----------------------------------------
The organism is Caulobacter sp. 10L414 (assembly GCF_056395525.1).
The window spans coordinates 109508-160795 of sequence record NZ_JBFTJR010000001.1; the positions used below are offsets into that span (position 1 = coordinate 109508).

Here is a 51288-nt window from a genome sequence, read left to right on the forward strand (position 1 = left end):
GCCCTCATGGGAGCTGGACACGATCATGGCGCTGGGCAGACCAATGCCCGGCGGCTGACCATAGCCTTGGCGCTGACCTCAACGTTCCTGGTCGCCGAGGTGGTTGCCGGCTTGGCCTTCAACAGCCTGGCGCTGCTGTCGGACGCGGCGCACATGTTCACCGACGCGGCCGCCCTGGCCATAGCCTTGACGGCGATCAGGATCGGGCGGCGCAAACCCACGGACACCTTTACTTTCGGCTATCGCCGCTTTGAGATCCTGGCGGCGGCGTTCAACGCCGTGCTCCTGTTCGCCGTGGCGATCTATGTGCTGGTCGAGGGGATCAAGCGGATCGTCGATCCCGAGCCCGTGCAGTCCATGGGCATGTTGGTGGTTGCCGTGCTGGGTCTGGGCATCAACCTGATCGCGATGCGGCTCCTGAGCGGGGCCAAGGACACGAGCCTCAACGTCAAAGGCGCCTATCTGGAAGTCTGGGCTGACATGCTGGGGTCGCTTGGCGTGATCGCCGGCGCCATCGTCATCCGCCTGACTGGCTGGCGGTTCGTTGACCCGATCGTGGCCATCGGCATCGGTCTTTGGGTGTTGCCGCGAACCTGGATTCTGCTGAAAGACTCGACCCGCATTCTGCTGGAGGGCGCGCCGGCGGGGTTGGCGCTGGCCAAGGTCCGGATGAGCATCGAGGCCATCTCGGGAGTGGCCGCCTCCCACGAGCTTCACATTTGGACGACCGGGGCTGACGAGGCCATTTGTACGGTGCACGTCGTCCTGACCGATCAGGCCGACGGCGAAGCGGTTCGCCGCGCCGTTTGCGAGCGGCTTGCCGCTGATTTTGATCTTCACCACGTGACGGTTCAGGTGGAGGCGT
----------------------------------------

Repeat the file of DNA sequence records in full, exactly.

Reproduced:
The organism is Caulobacter sp. 10L414 (assembly GCF_056395525.1).
The window spans coordinates 109508-160795 of sequence record NZ_JBFTJR010000001.1; the positions used below are offsets into that span (position 1 = coordinate 109508).

Here is a 51288-nt window from a genome sequence, read left to right on the forward strand (position 1 = left end):
GCCCTCATGGGAGCTGGACACGATCATGGCGCTGGGCAGACCAATGCCCGGCGGCTGACCATAGCCTTGGCGCTGACCTCAACGTTCCTGGTCGCCGAGGTGGTTGCCGGCTTGGCCTTCAACAGCCTGGCGCTGCTGTCGGACGCGGCGCACATGTTCACCGACGCGGCCGCCCTGGCCATAGCCTTGACGGCGATCAGGATCGGGCGGCGCAAACCCACGGACACCTTTACTTTCGGCTATCGCCGCTTTGAGATCCTGGCGGCGGCGTTCAACGCCGTGCTCCTGTTCGCCGTGGCGATCTATGTGCTGGTCGAGGGGATCAAGCGGATCGTCGATCCCGAGCCCGTGCAGTCCATGGGCATGTTGGTGGTTGCCGTGCTGGGTCTGGGCATCAACCTGATCGCGATGCGGCTCCTGAGCGGGGCCAAGGACACGAGCCTCAACGTCAAAGGCGCCTATCTGGAAGTCTGGGCTGACATGCTGGGGTCGCTTGGCGTGATCGCCGGCGCCATCGTCATCCGCCTGACTGGCTGGCGGTTCGTTGACCCGATCGTGGCCATCGGCATCGGTCTTTGGGTGTTGCCGCGAACCTGGATTCTGCTGAAAGACTCGACCCGCATTCTGCTGGAGGGCGCGCCGGCGGGGTTGGCGCTGGCCAAGGTCCGGATGAGCATCGAGGCCATCTCGGGAGTGGCCGCCTCCCACGAGCTTCACATTTGGACGACCGGGGCTGACGAGGCCATTTGTACGGTGCACGTCGTCCTGACCGATCAGGCCGACGGCGAAGCGGTTCGCCGCGCCGTTTGCGAGCGGCTTGCCGCTGATTTTGATCTTCACCACGTGACGGTTCAGGTGGAGGCGT